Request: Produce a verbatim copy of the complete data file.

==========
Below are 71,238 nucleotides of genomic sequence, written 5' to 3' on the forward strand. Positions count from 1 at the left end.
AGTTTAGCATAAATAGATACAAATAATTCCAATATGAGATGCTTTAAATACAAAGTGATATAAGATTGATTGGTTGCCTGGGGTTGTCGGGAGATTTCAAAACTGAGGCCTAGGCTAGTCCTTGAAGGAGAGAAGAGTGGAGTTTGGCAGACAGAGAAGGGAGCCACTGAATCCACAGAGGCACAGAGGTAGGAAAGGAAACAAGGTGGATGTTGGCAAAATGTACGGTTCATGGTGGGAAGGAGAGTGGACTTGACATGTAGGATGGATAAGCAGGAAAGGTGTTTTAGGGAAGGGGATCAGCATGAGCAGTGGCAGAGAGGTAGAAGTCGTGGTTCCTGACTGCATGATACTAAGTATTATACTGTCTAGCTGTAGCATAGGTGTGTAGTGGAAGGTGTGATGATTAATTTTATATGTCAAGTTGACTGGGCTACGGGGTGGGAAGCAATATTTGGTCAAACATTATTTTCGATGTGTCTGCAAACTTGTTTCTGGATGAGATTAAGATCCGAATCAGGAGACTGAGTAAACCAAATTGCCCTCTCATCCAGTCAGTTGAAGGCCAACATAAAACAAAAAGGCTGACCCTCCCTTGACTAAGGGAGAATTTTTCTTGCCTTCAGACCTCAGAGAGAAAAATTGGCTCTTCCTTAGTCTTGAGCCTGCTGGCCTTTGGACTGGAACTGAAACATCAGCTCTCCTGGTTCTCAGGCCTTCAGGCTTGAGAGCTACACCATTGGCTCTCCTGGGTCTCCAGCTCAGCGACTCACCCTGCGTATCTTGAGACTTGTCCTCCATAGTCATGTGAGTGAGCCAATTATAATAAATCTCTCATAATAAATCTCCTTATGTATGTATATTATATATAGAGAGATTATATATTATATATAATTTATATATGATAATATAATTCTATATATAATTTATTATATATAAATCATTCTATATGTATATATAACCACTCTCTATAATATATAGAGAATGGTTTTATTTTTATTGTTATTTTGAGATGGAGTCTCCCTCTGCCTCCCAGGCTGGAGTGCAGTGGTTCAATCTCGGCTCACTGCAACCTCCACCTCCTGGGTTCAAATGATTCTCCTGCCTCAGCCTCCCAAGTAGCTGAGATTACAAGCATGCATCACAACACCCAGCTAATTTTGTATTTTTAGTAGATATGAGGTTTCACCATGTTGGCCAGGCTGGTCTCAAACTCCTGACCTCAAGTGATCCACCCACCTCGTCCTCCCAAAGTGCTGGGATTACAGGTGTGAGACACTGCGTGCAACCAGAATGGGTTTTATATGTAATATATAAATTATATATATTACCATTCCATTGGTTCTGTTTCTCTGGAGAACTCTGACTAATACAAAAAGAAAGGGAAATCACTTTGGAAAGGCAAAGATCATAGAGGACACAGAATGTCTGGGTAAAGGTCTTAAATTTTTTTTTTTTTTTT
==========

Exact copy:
Below are 71,238 nucleotides of genomic sequence, written 5' to 3' on the forward strand. Positions count from 1 at the left end.
AGTTTAGCATAAATAGATACAAATAATTCCAATATGAGATGCTTTAAATACAAAGTGATATAAGATTGATTGGTTGCCTGGGGTTGTCGGGAGATTTCAAAACTGAGGCCTAGGCTAGTCCTTGAAGGAGAGAAGAGTGGAGTTTGGCAGACAGAGAAGGGAGCCACTGAATCCACAGAGGCACAGAGGTAGGAAAGGAAACAAGGTGGATGTTGGCAAAATGTACGGTTCATGGTGGGAAGGAGAGTGGACTTGACATGTAGGATGGATAAGCAGGAAAGGTGTTTTAGGGAAGGGGATCAGCATGAGCAGTGGCAGAGAGGTAGAAGTCGTGGTTCCTGACTGCATGATACTAAGTATTATACTGTCTAGCTGTAGCATAGGTGTGTAGTGGAAGGTGTGATGATTAATTTTATATGTCAAGTTGACTGGGCTACGGGGTGGGAAGCAATATTTGGTCAAACATTATTTTCGATGTGTCTGCAAACTTGTTTCTGGATGAGATTAAGATCCGAATCAGGAGACTGAGTAAACCAAATTGCCCTCTCATCCAGTCAGTTGAAGGCCAACATAAAACAAAAAGGCTGACCCTCCCTTGACTAAGGGAGAATTTTTCTTGCCTTCAGACCTCAGAGAGAAAAATTGGCTCTTCCTTAGTCTTGAGCCTGCTGGCCTTTGGACTGGAACTGAAACATCAGCTCTCCTGGTTCTCAGGCCTTCAGGCTTGAGAGCTACACCATTGGCTCTCCTGGGTCTCCAGCTCAGCGACTCACCCTGCGTATCTTGAGACTTGTCCTCCATAGTCATGTGAGTGAGCCAATTATAATAAATCTCTCATAATAAATCTCCTTATGTATGTATATTATATATAGAGAGATTATATATTATATATAATTTATATATGATAATATAATTCTATATATAATTTATTATATATAAATCATTCTATATGTATATATAACCACTCTCTATAATATATAGAGAATGGTTTTATTTTTATTGTTATTTTGAGATGGAGTCTCCCTCTGCCTCCCAGGCTGGAGTGCAGTGGTTCAATCTCGGCTCACTGCAACCTCCACCTCCTGGGTTCAAATGATTCTCCTGCCTCAGCCTCCCAAGTAGCTGAGATTACAAGCATGCATCACAACACCCAGCTAATTTTGTATTTTTAGTAGATATGAGGTTTCACCATGTTGGCCAGGCTGGTCTCAAACTCCTGACCTCAAGTGATCCACCCACCTCGTCCTCCCAAAGTGCTGGGATTACAGGTGTGAGACACTGCGTGCAACCAGAATGGGTTTTATATGTAATATATAAATTATATATATTACCATTCCATTGGTTCTGTTTCTCTGGAGAACTCTGACTAATACAAAAAGAAAGGGAAATCACTTTGGAAAGGCAAAGATCATAGAGGACACAGAATGTCTGGGTAAAGGTCTTAAATTTTTTTTTTTTTTTT